“Stop!” they would cry, in a tone at once playful and firm, “it’s too awful, we don’t want to hear about it!”
And then she felt vaguely dirty, indecent, amoral, because she was captivated by that sort of thing.
What does that dismissive, euphemistic “that sort of thing” refer to? Bluntly put, to human depravity—which, on the rare occasions that “interesting” cases add to her mostly boring load, unavoidably becomes Susane’s métier. Two crimes haunt this novel. One is terrible, and terribly real. The other is elusive, opaque, and maybe imagined. The first is the murder of three small children by their mother, Marlyne, a housewife who had seemed dedicated to her offspring, betrayed no previous signs of psychological instability, and who appears—to echo Susane’s earlier thoughts about her parents—to have simply wished for a respite from her own immeasurable love, and to have achieved it via triple homicide. The second possible transgression concerns the question of what happened to Susane three decades prior, in a teenage boy’s bedroom, when she was a girl of ten. What she can remember is this boy’s approval and her eagerness to please. But why does Susane’s father insist now, decades later, that she was abused—“What would he get from that, tell me, exacting my confession after so many years?”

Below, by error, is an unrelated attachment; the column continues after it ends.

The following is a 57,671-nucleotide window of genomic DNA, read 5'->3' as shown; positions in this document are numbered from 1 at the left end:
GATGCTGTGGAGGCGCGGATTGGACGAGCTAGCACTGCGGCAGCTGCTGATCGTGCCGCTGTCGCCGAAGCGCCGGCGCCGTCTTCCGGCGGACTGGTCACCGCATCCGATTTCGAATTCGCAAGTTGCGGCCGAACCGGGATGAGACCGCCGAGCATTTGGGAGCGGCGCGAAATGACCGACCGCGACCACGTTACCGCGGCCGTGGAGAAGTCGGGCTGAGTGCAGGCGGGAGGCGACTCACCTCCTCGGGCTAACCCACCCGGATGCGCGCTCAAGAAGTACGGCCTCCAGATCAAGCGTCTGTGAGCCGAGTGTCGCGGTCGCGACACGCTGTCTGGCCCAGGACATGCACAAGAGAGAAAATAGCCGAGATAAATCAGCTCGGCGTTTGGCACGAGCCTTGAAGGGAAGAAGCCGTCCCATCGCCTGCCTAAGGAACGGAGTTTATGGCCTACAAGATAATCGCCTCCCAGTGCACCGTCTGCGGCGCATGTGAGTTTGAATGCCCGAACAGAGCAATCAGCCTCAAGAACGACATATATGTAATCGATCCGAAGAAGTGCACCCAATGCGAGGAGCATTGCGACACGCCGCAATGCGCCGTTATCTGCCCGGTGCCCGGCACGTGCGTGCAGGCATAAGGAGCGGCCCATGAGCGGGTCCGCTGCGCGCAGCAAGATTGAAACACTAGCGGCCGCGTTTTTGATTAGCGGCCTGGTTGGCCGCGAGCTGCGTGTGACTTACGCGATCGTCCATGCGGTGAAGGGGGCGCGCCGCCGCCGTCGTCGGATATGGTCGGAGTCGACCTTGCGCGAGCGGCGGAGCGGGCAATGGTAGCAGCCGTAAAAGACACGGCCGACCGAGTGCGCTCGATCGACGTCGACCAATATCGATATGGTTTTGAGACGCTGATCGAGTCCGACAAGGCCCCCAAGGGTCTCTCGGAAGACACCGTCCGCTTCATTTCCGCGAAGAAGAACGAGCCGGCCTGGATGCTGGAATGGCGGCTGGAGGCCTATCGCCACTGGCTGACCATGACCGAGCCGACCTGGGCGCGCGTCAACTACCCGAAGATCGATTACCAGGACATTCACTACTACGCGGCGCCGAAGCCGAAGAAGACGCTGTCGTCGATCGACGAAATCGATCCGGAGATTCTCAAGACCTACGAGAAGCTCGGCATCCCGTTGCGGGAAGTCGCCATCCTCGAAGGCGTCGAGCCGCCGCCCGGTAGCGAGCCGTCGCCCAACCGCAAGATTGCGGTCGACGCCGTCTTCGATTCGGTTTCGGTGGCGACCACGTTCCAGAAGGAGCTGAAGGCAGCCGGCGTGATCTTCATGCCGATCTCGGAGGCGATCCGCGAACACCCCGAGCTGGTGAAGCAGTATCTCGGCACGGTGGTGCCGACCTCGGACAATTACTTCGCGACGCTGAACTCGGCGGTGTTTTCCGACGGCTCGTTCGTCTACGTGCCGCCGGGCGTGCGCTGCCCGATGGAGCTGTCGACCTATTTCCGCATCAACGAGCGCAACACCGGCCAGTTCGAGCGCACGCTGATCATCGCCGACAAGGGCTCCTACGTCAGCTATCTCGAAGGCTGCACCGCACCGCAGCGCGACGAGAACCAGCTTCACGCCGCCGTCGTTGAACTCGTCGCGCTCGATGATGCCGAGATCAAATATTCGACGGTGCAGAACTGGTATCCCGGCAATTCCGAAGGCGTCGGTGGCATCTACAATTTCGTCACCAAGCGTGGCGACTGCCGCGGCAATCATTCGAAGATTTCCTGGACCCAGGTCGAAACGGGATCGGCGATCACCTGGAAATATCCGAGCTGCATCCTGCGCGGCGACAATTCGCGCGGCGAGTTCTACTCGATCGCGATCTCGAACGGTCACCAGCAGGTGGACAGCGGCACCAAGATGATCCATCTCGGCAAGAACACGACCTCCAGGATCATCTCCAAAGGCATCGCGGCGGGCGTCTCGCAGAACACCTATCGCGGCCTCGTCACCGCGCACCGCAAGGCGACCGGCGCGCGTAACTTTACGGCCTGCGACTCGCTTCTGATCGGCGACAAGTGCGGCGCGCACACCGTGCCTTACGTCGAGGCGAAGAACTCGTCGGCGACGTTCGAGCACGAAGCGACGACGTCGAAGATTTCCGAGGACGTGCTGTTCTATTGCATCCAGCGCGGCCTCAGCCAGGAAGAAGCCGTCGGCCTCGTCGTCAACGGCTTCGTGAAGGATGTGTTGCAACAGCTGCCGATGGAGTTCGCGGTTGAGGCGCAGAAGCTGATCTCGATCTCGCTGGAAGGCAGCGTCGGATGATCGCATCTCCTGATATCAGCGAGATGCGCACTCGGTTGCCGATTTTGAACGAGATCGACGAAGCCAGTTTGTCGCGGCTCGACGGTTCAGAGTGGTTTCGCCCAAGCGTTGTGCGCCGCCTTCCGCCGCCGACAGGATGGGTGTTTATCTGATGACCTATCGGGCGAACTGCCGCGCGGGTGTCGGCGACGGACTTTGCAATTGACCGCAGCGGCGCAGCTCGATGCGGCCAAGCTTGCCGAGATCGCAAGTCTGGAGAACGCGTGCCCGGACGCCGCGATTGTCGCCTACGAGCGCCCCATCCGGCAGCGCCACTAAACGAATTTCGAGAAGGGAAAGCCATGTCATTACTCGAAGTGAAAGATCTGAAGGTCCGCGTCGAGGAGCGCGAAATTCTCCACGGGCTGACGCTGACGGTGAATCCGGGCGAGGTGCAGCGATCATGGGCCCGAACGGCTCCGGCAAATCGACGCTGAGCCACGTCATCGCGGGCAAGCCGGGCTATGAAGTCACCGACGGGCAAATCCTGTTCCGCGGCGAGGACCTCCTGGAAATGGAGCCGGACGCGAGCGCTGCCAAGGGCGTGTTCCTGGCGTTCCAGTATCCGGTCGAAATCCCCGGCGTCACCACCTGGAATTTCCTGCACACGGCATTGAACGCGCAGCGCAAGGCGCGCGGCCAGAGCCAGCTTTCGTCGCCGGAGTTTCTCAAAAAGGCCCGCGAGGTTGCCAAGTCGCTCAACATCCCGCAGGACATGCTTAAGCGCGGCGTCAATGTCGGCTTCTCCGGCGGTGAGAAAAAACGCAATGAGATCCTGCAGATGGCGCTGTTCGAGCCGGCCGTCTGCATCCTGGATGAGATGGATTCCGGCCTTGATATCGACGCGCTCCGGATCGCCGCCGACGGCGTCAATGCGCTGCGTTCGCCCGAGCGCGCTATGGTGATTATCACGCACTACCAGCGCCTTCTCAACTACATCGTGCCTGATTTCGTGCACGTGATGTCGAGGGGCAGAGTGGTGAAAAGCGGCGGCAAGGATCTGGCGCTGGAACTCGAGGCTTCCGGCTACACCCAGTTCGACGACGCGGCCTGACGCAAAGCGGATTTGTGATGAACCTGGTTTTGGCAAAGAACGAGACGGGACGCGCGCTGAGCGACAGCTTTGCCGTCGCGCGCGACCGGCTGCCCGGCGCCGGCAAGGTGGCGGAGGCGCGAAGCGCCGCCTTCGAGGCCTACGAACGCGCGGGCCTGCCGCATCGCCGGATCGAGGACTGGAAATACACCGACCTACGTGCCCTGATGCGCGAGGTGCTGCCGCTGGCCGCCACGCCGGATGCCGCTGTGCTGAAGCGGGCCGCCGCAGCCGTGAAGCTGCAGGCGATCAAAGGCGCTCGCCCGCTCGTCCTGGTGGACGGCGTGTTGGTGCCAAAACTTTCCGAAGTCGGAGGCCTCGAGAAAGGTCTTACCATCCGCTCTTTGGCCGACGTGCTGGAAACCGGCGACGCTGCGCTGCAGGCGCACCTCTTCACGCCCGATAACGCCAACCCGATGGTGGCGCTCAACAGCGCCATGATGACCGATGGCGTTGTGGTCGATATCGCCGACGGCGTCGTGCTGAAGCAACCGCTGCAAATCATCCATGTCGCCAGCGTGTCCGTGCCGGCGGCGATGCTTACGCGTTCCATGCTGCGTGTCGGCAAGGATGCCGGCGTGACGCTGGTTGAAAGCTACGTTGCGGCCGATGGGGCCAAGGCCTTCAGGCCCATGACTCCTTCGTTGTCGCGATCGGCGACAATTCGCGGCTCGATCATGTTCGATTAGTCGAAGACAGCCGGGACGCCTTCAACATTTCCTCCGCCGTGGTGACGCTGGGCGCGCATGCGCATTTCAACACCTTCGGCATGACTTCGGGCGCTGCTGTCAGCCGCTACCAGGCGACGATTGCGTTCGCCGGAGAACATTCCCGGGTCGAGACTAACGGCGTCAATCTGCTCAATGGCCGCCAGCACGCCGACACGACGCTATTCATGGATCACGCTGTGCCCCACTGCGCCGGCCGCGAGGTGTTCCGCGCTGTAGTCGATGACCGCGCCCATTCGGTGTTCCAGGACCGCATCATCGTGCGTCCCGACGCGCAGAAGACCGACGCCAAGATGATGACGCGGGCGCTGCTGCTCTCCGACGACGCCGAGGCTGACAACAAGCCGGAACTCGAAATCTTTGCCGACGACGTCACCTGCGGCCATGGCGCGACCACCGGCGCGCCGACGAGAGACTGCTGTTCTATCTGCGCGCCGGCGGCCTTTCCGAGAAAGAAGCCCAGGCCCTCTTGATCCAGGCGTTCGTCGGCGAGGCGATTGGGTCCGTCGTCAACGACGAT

Throughout, the icy, bright audacity of NDiaye’s language made me scrawl inch-high exclamation points of delight in the margins. How about thoughts that “stream from her mind like eggs in a spawning bed.” Or that Susane’s ostensibly pleasant memory of an older boy’s interest should be lodged in the subject’s soul as “an encysted tumor.” More audacious yet, that metaphor is repeated just a few lines later; this time it has traveled from thought into speech:
“What that boy is, Mama, is the encystment of pure joy!”
“Yes,” said Madame Susane.
The brief response from her mother, so bizarrely detached after that extravagantly strange figure of speech, delivers a jolt of awkward humor.
The two mysteries, the mother’s motive in murdering her children and the question of what happened in that room so long ago, become psychologically imbricated for Susane when the bereaved father seeks out her legal services. That man, Gilles Principaux, is—she suspects but cannot know (and is driven mad by not knowing)—the same teenage boy she’d essentially fallen in love with thirty-two years ago. Susane is also handling what seems like a straightforward case, that of Sharon’s residency permit request for her family. But why does the housekeeper refuse to produce her marriage certificate? And why does asking her about it make Susane feel “absurdly embarrassed, as if she’d done some sort of violence to Sharon’s wholesome morality”?
The plot is accelerated by these enigmas, while the prose fruitfully resists this velocity, submerging you into time-stretched and sensation-heightened dimensions. A friend once played me a Justin Bieber song that had been slowed down by 800 percent. “U Smile,” a trite little burst of sugary pop, was now transfigured into thirty-five minutes of shimmering, transcendent washes of sound that felt like an appropriate score for the cosmos. It remains one of the most beautiful things I’ve ever heard. NDiaye does something like this with words. No life, no matter how modest or compromised or confused, is banal; through her telling and her talents, stray, lone consciousnesses are magnified to the epic.
Hermione Hoby is the author of the novels Neon in Daylight and Virtue. Her criticism has appeared in Harper’s, the New Yorker’s Page-Turner, the New York Times, the Times Literary Supplement, the Guardian, frieze, and elsewhere.